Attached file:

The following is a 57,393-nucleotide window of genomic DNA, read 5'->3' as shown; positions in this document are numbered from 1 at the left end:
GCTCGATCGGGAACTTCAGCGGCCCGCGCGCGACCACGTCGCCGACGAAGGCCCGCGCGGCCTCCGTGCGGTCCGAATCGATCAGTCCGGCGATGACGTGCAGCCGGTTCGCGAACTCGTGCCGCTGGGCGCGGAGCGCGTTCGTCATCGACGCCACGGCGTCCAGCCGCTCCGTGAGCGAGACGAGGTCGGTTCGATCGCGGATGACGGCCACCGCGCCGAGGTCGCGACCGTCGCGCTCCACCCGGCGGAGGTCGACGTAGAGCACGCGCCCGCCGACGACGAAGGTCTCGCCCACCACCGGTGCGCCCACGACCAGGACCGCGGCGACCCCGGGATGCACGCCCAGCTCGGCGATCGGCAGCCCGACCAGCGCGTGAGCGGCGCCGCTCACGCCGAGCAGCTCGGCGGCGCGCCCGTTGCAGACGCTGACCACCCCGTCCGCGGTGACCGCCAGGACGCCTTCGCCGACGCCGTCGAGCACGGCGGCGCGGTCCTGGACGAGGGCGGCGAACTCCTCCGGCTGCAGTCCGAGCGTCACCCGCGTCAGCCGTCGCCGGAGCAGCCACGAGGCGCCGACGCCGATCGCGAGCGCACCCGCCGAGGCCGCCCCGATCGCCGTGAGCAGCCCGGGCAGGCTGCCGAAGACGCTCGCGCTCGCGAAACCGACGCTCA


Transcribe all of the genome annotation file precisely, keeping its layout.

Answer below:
The following is a 57,393-nucleotide window of genomic DNA, read 5'->3' as shown; positions in this document are numbered from 1 at the left end:
GCTCGATCGGGAACTTCAGCGGCCCGCGCGCGACCACGTCGCCGACGAAGGCCCGCGCGGCCTCCGTGCGGTCCGAATCGATCAGTCCGGCGATGACGTGCAGCCGGTTCGCGAACTCGTGCCGCTGGGCGCGGAGCGCGTTCGTCATCGACGCCACGGCGTCCAGCCGCTCCGTGAGCGAGACGAGGTCGGTTCGATCGCGGATGACGGCCACCGCGCCGAGGTCGCGACCGTCGCGCTCCACCCGGCGGAGGTCGACGTAGAGCACGCGCCCGCCGACGACGAAGGTCTCGCCCACCACCGGTGCGCCCACGACCAGGACCGCGGCGACCCCGGGATGCACGCCCAGCTCGGCGATCGGCAGCCCGACCAGCGCGTGAGCGGCGCCGCTCACGCCGAGCAGCTCGGCGGCGCGCCCGTTGCAGACGCTGACCACCCCGTCCGCGGTGACCGCCAGGACGCCTTCGCCGACGCCGTCGAGCACGGCGGCGCGGTCCTGGACGAGGGCGGCGAACTCCTCCGGCTGCAGTCCGAGCGTCACCCGCGTCAGCCGTCGCCGGAGCAGCCACGAGGCGCCGACGCCGATCGCGAGCGCACCCGCCGAGGCCGCCCCGATCGCCGTGAGCAGCCCGGGCAGGCTGCCGAAGACGCTCGCGCTCGCGAAACCGACGCTCA